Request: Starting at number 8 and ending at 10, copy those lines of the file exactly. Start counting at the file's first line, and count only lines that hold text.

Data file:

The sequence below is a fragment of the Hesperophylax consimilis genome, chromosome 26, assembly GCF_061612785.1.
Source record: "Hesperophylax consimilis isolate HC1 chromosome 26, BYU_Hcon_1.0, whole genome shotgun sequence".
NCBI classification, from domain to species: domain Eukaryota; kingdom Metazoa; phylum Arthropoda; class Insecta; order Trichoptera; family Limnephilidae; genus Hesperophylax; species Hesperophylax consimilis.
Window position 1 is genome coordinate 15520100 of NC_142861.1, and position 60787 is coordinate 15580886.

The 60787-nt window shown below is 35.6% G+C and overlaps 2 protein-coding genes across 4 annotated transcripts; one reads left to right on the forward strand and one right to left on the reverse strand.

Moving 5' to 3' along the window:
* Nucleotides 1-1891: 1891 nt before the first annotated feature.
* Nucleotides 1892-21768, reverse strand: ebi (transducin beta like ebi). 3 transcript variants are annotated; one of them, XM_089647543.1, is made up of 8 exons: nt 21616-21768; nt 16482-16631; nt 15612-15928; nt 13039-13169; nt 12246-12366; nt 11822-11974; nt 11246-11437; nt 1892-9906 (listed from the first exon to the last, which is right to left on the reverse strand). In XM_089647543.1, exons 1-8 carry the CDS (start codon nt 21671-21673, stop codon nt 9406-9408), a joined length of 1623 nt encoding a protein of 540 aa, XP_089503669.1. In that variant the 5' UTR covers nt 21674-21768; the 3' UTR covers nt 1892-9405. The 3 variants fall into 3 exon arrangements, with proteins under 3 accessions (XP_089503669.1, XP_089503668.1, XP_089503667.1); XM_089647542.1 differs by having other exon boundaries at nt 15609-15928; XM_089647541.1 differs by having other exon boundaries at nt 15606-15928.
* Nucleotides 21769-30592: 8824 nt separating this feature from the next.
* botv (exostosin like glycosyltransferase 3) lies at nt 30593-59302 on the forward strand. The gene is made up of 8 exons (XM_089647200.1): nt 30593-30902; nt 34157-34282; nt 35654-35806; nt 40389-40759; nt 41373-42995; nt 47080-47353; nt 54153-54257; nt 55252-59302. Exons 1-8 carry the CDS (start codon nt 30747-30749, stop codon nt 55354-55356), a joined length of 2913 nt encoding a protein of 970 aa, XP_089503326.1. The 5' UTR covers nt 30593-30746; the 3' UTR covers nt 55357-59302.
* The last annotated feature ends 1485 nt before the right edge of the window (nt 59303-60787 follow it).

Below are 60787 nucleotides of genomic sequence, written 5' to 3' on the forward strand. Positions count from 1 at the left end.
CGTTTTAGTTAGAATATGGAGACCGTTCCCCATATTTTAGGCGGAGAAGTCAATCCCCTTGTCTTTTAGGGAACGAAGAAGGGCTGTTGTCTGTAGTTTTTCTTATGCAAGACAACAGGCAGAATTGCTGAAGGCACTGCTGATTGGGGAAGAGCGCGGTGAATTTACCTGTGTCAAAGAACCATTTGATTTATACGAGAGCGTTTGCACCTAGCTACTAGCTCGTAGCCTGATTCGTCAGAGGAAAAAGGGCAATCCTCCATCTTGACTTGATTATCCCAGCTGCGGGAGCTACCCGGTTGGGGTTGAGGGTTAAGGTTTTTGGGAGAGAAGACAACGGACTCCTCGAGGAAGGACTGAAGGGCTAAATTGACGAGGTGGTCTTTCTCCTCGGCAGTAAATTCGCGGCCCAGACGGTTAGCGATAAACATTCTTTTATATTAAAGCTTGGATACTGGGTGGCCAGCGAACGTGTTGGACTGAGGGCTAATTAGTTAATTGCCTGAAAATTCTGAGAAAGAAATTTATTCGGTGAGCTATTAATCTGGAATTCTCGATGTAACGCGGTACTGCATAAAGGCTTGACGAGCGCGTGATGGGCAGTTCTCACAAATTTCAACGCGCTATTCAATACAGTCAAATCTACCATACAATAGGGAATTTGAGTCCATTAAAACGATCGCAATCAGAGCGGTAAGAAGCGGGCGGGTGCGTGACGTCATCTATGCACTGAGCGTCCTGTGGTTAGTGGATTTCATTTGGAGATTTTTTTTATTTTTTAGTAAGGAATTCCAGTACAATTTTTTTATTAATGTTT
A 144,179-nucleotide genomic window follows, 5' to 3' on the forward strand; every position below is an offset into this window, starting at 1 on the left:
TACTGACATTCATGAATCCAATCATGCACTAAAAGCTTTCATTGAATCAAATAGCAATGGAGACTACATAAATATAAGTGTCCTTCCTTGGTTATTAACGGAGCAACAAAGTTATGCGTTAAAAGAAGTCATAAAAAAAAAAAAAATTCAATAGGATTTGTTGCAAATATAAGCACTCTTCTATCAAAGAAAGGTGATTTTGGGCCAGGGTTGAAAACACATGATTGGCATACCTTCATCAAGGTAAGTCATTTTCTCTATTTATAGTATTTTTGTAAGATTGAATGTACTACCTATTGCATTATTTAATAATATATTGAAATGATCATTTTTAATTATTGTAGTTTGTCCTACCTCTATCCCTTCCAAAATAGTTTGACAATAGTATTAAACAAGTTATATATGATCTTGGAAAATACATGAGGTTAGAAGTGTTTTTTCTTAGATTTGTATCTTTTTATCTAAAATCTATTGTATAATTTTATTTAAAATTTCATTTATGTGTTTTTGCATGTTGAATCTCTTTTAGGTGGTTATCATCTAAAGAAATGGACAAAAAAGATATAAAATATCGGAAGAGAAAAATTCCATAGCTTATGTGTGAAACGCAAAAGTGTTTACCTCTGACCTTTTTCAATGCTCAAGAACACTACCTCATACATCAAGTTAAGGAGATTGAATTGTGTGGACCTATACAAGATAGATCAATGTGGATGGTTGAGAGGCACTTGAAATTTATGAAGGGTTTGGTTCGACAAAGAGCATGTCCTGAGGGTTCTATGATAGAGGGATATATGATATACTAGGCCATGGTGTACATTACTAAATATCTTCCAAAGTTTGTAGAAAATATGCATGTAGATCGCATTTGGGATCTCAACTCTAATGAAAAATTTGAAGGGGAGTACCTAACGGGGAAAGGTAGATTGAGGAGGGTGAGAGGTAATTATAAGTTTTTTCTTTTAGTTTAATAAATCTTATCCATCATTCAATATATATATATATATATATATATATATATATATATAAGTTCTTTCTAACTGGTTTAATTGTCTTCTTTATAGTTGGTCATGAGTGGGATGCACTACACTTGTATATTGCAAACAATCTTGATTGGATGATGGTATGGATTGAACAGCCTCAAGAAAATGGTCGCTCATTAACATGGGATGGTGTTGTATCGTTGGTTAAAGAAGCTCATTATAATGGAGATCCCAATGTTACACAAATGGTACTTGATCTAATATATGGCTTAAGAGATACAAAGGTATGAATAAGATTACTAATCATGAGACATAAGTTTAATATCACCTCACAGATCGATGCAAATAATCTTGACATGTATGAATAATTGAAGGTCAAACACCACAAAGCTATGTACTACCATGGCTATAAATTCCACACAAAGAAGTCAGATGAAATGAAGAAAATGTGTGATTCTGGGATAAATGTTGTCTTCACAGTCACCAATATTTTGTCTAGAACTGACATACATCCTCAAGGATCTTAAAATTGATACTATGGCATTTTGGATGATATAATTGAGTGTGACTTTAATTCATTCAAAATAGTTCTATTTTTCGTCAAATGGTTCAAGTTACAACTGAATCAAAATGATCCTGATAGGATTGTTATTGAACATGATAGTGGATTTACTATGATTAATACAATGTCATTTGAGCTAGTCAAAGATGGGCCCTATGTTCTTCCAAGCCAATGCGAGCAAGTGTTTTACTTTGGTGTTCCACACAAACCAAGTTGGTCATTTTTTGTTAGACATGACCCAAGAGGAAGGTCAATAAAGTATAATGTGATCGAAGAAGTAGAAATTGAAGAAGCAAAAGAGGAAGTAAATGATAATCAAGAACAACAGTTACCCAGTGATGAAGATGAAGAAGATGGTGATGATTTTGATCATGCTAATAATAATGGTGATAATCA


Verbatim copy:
* Nucleotides 1892-21768, reverse strand: ebi (transducin beta like ebi). 3 transcript variants are annotated; one of them, XM_089647543.1, is made up of 8 exons: nt 21616-21768; nt 16482-16631; nt 15612-15928; nt 13039-13169; nt 12246-12366; nt 11822-11974; nt 11246-11437; nt 1892-9906 (listed from the first exon to the last, which is right to left on the reverse strand). In XM_089647543.1, exons 1-8 carry the CDS (start codon nt 21671-21673, stop codon nt 9406-9408), a joined length of 1623 nt encoding a protein of 540 aa, XP_089503669.1. In that variant the 5' UTR covers nt 21674-21768; the 3' UTR covers nt 1892-9405. The 3 variants fall into 3 exon arrangements, with proteins under 3 accessions (XP_089503669.1, XP_089503668.1, XP_089503667.1); XM_089647542.1 differs by having other exon boundaries at nt 15609-15928; XM_089647541.1 differs by having other exon boundaries at nt 15606-15928.
* Nucleotides 21769-30592: 8824 nt separating this feature from the next.
* botv (exostosin like glycosyltransferase 3) lies at nt 30593-59302 on the forward strand. The gene is made up of 8 exons (XM_089647200.1): nt 30593-30902; nt 34157-34282; nt 35654-35806; nt 40389-40759; nt 41373-42995; nt 47080-47353; nt 54153-54257; nt 55252-59302. Exons 1-8 carry the CDS (start codon nt 30747-30749, stop codon nt 55354-55356), a joined length of 2913 nt encoding a protein of 970 aa, XP_089503326.1. The 5' UTR covers nt 30593-30746; the 3' UTR covers nt 55357-59302.